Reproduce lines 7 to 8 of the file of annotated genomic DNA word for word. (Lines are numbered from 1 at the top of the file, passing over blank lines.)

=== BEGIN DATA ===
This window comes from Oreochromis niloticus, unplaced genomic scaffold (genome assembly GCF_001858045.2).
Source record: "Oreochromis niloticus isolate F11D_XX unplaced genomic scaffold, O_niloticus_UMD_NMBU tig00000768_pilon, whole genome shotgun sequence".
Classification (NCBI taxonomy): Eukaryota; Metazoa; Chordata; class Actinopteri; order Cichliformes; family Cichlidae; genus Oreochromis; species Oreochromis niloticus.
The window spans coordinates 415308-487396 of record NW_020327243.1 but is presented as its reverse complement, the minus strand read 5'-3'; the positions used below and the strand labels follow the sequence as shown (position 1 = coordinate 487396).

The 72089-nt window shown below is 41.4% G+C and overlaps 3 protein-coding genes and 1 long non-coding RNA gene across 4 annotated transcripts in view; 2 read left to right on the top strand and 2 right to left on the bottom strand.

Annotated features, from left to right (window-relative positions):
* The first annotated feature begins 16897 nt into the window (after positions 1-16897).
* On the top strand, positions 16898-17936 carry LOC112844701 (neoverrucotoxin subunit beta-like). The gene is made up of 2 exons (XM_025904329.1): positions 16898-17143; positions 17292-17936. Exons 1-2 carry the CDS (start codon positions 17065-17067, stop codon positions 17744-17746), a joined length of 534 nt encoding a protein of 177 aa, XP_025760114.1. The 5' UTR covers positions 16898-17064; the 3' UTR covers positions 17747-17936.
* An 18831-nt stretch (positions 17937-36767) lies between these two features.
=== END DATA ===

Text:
* The first annotated feature begins 16897 nt into the window (after positions 1-16897).
* On the top strand, positions 16898-17936 carry LOC112844701 (neoverrucotoxin subunit beta-like). The gene is made up of 2 exons (XM_025904329.1): positions 16898-17143; positions 17292-17936. Exons 1-2 carry the CDS (start codon positions 17065-17067, stop codon positions 17744-17746), a joined length of 534 nt encoding a protein of 177 aa, XP_025760114.1. The 5' UTR covers positions 16898-17064; the 3' UTR covers positions 17747-17936.